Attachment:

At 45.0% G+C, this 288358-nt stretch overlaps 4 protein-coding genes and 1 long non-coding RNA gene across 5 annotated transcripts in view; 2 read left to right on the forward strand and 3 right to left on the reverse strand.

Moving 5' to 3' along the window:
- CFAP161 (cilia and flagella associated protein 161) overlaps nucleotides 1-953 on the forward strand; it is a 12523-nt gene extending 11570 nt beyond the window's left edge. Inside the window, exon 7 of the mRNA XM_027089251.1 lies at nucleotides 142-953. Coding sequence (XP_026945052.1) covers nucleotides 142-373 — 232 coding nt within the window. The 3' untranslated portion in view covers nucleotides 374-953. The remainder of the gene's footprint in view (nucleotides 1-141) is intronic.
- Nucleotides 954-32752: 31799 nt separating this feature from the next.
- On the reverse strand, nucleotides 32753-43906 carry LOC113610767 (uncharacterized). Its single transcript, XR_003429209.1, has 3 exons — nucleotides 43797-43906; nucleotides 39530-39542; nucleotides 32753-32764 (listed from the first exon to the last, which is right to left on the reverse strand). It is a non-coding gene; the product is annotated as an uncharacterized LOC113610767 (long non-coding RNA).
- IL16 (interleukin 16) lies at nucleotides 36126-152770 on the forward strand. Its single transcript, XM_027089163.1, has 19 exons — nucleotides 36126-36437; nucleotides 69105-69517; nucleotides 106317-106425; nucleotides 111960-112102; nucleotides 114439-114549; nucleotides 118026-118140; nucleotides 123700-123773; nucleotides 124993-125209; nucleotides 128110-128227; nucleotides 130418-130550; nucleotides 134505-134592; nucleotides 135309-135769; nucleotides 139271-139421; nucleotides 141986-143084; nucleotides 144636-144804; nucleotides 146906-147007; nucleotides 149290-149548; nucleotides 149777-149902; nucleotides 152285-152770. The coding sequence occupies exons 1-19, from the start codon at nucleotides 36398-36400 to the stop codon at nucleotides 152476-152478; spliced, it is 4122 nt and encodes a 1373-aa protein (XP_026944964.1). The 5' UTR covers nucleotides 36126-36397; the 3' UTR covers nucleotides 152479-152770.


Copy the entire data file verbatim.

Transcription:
At 45.0% G+C, this 288358-nt stretch overlaps 4 protein-coding genes and 1 long non-coding RNA gene across 5 annotated transcripts in view; 2 read left to right on the forward strand and 3 right to left on the reverse strand.

Moving 5' to 3' along the window:
- CFAP161 (cilia and flagella associated protein 161) overlaps nucleotides 1-953 on the forward strand; it is a 12523-nt gene extending 11570 nt beyond the window's left edge. Inside the window, exon 7 of the mRNA XM_027089251.1 lies at nucleotides 142-953. Coding sequence (XP_026945052.1) covers nucleotides 142-373 — 232 coding nt within the window. The 3' untranslated portion in view covers nucleotides 374-953. The remainder of the gene's footprint in view (nucleotides 1-141) is intronic.
- Nucleotides 954-32752: 31799 nt separating this feature from the next.
- On the reverse strand, nucleotides 32753-43906 carry LOC113610767 (uncharacterized). Its single transcript, XR_003429209.1, has 3 exons — nucleotides 43797-43906; nucleotides 39530-39542; nucleotides 32753-32764 (listed from the first exon to the last, which is right to left on the reverse strand). It is a non-coding gene; the product is annotated as an uncharacterized LOC113610767 (long non-coding RNA).
- IL16 (interleukin 16) lies at nucleotides 36126-152770 on the forward strand. Its single transcript, XM_027089163.1, has 19 exons — nucleotides 36126-36437; nucleotides 69105-69517; nucleotides 106317-106425; nucleotides 111960-112102; nucleotides 114439-114549; nucleotides 118026-118140; nucleotides 123700-123773; nucleotides 124993-125209; nucleotides 128110-128227; nucleotides 130418-130550; nucleotides 134505-134592; nucleotides 135309-135769; nucleotides 139271-139421; nucleotides 141986-143084; nucleotides 144636-144804; nucleotides 146906-147007; nucleotides 149290-149548; nucleotides 149777-149902; nucleotides 152285-152770. The coding sequence occupies exons 1-19, from the start codon at nucleotides 36398-36400 to the stop codon at nucleotides 152476-152478; spliced, it is 4122 nt and encodes a 1373-aa protein (XP_026944964.1). The 5' UTR covers nucleotides 36126-36397; the 3' UTR covers nucleotides 152479-152770.